The EPA has developed screening tests for air-borne radon to get an idea of whether follow-up testing is necessary. The test we performed, like all short duration tests of various approved technologies, should be considered a screening test. A single screening test is incapable of determining how radon levels in a house average over months and years. Radon levels do change dramatically from day to day, depending on weather conditions. Long-term tests once favored by the EPA have proven to have certain implementation problems, particularly under the time constraints of a real estate transaction. The EPA has therefore offered guidelines for multiple screening tests in borderline cases.
READINGS UNDER 4.0
In my experience, usually if a radon screening test comes out below the EPA designated 4.0 picocuries per liter cut-off, the buyer will accept the house as is. Even though a 3.6 reading could have just as easily been a 4.4 under different weather conditions, buyers usually do not make an issue out of readings under 4.0 since it is difficult or impossible to negotiate and one can be pretty confident that the average long-term reading is not going to be extremely high.
READINGS FROM 4.0 TO 10.0
Readings in this range are very common. About one out of five houses locally tests above 4.0 and very few test above 10.0. The EPA suggests a long term test be performed for readings that fall between 4.0 and 200. This way, one can determine if a radon reduction system is appropriate or not. There is a reasonable chance that the short-term screening test was taken during a high spike and that the average long-term reading will be less. Nevertheless, a three-month test or a year-long test may be impractical in a real estate transaction.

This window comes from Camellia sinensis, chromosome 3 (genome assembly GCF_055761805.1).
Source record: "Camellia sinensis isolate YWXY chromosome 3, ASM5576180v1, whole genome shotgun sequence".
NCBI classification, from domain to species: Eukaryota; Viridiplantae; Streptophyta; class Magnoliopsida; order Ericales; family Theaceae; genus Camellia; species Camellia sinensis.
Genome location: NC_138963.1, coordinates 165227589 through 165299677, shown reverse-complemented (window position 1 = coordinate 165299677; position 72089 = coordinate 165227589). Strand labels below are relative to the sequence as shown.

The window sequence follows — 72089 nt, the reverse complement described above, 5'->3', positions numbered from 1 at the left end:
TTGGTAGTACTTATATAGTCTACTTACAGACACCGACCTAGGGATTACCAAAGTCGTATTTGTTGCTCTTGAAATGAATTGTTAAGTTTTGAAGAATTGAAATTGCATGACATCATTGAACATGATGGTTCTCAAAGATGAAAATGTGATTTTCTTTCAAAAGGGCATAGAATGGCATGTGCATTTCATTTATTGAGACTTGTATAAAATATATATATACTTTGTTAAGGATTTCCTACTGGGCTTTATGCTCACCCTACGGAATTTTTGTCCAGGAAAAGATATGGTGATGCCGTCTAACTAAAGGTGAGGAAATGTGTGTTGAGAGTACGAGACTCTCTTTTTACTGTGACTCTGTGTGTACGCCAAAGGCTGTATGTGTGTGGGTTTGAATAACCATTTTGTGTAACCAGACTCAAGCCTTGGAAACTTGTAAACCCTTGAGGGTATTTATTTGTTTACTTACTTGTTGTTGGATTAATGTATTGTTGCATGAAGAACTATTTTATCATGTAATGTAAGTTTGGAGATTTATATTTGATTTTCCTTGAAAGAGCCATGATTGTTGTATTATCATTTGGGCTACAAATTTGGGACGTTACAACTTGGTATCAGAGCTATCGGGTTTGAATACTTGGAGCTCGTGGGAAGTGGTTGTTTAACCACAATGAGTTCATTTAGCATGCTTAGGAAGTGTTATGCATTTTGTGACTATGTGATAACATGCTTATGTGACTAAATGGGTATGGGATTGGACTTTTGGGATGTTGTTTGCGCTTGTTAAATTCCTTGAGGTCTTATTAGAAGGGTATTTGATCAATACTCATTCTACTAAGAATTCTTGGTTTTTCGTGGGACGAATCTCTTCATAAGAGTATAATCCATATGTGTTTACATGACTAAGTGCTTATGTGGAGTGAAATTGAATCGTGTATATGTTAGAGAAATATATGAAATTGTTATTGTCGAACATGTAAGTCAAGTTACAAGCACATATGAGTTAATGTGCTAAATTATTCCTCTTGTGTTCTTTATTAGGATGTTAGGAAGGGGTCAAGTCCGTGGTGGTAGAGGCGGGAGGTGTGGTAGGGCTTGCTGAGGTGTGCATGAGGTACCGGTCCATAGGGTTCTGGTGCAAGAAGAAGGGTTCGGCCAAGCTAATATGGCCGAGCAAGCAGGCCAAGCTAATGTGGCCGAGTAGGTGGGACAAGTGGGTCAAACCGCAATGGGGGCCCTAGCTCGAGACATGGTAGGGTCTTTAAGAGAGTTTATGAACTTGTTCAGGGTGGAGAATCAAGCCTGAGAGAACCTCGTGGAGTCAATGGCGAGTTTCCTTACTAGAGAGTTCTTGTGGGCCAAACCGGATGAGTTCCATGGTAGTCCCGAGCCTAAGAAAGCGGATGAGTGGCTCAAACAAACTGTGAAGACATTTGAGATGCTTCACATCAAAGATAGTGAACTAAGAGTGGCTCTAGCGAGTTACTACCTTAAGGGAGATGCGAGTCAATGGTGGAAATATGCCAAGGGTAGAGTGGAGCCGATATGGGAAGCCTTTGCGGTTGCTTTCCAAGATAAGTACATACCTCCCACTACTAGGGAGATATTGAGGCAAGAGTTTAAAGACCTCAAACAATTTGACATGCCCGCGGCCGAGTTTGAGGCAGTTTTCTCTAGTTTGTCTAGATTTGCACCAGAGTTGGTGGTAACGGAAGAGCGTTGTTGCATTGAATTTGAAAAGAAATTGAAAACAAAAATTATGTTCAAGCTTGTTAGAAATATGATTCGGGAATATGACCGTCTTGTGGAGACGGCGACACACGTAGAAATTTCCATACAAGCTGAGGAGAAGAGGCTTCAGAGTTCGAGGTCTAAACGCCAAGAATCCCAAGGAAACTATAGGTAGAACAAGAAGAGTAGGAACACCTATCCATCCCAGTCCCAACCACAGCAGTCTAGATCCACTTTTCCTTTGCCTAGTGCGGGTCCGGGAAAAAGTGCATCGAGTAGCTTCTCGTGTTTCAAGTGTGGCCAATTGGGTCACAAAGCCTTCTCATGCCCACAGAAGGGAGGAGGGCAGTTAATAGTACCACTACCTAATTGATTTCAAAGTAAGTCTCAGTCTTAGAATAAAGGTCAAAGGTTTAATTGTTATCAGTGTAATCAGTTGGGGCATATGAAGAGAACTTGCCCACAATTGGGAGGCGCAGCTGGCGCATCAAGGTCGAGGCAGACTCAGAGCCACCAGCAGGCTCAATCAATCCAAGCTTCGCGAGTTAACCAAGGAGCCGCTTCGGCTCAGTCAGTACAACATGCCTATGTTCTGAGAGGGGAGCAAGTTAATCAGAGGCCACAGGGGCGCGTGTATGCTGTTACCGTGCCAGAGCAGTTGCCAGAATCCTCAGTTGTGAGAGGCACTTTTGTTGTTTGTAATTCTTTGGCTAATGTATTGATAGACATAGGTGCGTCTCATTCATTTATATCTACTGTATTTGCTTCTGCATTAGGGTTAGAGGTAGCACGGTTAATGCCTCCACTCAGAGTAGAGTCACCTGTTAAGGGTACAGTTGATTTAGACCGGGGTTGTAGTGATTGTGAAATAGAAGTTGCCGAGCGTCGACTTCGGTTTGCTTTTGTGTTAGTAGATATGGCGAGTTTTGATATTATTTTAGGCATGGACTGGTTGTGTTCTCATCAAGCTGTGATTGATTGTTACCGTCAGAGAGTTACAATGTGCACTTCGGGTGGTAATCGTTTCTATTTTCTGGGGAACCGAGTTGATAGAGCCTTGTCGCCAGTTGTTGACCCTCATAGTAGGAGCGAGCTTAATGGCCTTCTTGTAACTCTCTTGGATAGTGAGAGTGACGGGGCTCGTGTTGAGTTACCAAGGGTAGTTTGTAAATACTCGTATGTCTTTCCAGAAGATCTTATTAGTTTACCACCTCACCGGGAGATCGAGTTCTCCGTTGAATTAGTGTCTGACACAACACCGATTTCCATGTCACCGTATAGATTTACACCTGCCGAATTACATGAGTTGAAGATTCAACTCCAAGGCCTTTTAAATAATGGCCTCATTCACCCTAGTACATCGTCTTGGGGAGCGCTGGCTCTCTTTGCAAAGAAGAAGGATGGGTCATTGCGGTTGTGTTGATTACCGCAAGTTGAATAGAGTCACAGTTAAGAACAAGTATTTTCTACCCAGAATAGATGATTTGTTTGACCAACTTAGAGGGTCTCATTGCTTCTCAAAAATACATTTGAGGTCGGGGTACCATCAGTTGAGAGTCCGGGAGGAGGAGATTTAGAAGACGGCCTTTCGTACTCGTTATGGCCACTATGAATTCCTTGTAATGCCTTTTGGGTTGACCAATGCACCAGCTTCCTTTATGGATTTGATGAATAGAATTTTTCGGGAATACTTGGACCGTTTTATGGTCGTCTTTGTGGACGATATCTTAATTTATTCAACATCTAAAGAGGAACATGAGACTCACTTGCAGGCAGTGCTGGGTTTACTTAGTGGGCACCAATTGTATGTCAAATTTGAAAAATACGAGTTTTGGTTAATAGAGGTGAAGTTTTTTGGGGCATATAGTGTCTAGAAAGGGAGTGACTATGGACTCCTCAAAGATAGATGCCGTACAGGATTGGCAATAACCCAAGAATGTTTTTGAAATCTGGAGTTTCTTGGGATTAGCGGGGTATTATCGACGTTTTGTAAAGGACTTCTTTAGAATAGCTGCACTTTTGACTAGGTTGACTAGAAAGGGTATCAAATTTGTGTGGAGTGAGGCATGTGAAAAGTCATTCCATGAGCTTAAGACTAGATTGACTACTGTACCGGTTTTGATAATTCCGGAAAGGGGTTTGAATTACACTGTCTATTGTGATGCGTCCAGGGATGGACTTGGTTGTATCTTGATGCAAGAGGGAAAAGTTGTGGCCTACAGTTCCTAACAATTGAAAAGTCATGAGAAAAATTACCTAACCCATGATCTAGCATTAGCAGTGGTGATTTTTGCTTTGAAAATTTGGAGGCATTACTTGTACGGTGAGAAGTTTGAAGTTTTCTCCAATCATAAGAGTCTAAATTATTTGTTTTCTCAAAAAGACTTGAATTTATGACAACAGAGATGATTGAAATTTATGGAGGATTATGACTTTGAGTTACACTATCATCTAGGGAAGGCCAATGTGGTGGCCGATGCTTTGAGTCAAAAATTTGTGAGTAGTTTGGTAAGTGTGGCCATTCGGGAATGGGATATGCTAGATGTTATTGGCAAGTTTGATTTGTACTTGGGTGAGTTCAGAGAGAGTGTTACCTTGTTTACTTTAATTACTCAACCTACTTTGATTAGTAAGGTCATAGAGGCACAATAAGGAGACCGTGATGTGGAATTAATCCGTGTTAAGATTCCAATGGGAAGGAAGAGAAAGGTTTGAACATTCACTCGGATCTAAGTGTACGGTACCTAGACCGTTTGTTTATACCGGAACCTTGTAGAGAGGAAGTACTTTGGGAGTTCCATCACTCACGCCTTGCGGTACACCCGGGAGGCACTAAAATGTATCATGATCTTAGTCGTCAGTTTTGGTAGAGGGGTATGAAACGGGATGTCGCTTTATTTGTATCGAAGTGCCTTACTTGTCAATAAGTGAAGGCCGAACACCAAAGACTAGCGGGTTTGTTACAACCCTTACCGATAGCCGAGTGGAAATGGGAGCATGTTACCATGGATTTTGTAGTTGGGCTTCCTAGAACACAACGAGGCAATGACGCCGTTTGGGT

Having performed somewhere around 3500 radon screening tests by now, with around 20% coming out above 4.0, I have observed the following five scenarios fairly regularly:
- The buyer takes the house as is because the reading is not far above 4.0.
- The seller compensates the buyer for a radon reduction system or in fact installs it to keep the deal together.
- The buyer and seller split the cost of a radon mitigation system.
- The buyer and the seller agree to do a second screening test and average the results (consistent with EPA guidelines for real estate transactions). Before the second test, they decide on how they will act once the test results are in.
- The buyer and seller cannot agree on a course of action.
Scenarios 1 through 4 seem appropriate, depending on the circumstances. Scenario five is a shame.
READINGS ABOVE 10.0
Even though the EPA suggests additional testing for houses with a screening test reading of between 4.0 and 200, I have observed that usually some arrangement for radon reduction is agreed on for houses which test above 10.0 initially.
The most common radon reduction system is a sub-slab suction system. This system works with a pipe cemented into the basement concrete floor slab and a fan that sucks air out of this pipe. This way the bulk of the radon is discharged outside before it has a chance to dissipate into the house. The average cost of this system seems to be running around $1,000